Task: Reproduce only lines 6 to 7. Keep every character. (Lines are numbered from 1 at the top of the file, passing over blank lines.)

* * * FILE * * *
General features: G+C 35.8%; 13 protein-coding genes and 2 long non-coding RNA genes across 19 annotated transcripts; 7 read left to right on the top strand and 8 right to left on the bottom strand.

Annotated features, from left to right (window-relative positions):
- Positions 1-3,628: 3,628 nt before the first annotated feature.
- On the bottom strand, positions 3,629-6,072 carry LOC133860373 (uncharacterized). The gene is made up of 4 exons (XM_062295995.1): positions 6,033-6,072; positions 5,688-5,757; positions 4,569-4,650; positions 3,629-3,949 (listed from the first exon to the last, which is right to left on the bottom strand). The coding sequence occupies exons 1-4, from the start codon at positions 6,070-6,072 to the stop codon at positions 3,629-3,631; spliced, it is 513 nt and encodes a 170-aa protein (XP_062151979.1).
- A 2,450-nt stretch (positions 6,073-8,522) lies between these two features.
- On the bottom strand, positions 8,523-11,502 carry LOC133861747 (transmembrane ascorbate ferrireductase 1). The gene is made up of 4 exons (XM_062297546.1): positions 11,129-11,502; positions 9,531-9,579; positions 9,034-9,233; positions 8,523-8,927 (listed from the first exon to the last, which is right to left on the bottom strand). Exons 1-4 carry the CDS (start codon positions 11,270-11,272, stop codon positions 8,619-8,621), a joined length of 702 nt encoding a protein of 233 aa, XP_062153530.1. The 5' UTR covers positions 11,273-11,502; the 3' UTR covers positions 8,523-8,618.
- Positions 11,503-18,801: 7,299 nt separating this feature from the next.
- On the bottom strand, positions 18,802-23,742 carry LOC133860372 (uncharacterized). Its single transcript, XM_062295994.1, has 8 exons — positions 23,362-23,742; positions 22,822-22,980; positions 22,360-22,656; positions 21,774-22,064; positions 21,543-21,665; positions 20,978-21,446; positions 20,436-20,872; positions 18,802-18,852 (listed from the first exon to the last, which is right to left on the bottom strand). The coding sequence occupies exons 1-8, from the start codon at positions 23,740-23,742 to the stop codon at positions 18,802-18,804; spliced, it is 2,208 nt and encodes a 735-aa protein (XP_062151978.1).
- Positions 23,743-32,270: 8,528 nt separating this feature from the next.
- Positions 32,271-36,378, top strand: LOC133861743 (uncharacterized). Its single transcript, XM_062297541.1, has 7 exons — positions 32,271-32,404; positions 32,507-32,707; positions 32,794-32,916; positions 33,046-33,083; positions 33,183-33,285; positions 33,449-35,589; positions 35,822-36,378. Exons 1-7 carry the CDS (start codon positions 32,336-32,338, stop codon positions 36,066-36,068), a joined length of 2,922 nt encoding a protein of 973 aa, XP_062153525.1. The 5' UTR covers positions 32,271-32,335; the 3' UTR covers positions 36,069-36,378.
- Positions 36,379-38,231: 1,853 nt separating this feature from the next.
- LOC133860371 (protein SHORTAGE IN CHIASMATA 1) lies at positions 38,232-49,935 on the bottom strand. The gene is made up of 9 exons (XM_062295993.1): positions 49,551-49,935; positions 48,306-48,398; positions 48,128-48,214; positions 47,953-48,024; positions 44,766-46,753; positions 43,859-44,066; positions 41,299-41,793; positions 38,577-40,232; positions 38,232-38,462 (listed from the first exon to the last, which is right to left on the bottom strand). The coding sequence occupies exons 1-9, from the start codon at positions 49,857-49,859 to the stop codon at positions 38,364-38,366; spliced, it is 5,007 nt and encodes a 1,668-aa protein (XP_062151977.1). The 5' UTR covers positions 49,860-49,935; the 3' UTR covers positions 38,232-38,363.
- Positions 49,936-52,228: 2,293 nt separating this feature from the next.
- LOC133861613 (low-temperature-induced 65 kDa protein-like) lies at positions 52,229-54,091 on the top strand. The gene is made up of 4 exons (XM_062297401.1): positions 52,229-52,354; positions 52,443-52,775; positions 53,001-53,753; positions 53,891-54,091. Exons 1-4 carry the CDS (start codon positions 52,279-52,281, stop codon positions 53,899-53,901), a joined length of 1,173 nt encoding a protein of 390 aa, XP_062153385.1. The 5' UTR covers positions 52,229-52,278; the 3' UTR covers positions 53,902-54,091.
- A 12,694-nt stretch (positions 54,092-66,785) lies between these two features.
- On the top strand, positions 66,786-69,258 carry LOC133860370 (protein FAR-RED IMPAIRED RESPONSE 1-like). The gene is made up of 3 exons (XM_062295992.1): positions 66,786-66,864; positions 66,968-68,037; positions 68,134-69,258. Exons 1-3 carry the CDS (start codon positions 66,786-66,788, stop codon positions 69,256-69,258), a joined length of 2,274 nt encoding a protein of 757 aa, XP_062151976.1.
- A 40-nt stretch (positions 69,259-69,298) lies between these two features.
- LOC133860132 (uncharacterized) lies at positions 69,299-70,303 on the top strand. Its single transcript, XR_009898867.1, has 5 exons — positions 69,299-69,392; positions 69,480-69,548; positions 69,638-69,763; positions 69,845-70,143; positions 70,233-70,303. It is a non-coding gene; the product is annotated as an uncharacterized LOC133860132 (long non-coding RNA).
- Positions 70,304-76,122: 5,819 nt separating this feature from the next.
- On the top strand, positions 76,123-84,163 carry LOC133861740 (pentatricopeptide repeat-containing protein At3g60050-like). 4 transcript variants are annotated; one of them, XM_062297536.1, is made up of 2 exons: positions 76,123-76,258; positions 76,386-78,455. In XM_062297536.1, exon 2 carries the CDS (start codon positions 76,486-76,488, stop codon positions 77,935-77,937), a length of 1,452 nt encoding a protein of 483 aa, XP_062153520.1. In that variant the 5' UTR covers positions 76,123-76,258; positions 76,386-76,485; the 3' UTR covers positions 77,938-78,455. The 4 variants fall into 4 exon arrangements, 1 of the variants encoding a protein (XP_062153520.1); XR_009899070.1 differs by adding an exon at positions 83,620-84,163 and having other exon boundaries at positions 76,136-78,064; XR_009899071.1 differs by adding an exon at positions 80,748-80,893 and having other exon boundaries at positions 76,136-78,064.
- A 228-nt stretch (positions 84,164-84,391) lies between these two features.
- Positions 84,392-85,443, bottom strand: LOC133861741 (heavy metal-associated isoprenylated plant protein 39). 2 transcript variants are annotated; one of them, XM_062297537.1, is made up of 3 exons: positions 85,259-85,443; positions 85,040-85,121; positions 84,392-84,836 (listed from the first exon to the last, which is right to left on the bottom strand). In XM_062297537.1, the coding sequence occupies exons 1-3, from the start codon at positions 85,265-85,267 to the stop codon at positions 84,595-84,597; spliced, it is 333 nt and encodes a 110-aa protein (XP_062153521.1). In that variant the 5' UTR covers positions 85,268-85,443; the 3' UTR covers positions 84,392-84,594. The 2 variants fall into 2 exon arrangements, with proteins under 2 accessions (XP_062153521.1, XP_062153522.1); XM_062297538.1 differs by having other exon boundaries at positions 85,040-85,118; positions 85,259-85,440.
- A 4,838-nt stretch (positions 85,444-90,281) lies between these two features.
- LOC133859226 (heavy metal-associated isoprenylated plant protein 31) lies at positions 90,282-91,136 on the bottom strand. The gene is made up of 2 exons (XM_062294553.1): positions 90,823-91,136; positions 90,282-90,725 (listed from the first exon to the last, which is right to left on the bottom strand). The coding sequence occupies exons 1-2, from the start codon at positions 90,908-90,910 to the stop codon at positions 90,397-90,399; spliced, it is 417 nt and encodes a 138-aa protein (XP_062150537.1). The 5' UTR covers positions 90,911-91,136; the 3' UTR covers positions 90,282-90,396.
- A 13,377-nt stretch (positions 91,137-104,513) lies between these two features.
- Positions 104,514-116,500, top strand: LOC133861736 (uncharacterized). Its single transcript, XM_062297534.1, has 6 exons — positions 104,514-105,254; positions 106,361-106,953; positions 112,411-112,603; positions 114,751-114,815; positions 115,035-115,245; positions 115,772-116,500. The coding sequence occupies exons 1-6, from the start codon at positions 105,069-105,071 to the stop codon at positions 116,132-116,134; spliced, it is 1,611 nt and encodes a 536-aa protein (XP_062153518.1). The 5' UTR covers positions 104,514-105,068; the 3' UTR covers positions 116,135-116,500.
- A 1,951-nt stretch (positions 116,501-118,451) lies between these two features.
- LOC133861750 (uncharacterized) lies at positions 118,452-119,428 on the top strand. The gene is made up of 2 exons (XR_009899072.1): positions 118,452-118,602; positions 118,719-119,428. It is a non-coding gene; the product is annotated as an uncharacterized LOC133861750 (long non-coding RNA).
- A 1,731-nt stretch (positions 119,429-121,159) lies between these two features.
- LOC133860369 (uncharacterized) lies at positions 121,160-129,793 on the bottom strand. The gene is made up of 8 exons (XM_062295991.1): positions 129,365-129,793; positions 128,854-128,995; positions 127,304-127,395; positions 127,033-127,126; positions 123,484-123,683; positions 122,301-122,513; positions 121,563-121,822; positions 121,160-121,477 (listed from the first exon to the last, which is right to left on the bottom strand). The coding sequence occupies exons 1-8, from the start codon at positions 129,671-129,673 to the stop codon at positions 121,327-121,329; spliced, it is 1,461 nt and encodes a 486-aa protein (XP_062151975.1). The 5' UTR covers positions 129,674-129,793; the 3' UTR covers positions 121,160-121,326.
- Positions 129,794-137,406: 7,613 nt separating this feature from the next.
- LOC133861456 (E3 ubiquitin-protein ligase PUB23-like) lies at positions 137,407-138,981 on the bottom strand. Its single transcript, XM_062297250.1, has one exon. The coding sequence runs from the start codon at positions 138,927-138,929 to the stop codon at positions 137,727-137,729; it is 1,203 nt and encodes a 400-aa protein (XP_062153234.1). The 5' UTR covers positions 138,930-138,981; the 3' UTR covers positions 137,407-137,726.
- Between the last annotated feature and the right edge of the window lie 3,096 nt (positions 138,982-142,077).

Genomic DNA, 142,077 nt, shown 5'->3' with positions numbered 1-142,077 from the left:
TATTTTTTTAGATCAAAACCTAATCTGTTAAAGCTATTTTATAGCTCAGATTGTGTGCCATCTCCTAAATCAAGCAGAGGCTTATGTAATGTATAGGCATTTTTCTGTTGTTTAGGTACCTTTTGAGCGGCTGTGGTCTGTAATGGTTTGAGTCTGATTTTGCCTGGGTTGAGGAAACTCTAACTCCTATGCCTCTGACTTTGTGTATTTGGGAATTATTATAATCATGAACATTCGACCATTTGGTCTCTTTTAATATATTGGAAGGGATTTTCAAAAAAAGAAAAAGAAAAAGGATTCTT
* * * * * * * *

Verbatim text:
- On the bottom strand, positions 8,523-11,502 carry LOC133861747 (transmembrane ascorbate ferrireductase 1). The gene is made up of 4 exons (XM_062297546.1): positions 11,129-11,502; positions 9,531-9,579; positions 9,034-9,233; positions 8,523-8,927 (listed from the first exon to the last, which is right to left on the bottom strand). Exons 1-4 carry the CDS (start codon positions 11,270-11,272, stop codon positions 8,619-8,621), a joined length of 702 nt encoding a protein of 233 aa, XP_062153530.1. The 5' UTR covers positions 11,273-11,502; the 3' UTR covers positions 8,523-8,618.
- Positions 11,503-18,801: 7,299 nt separating this feature from the next.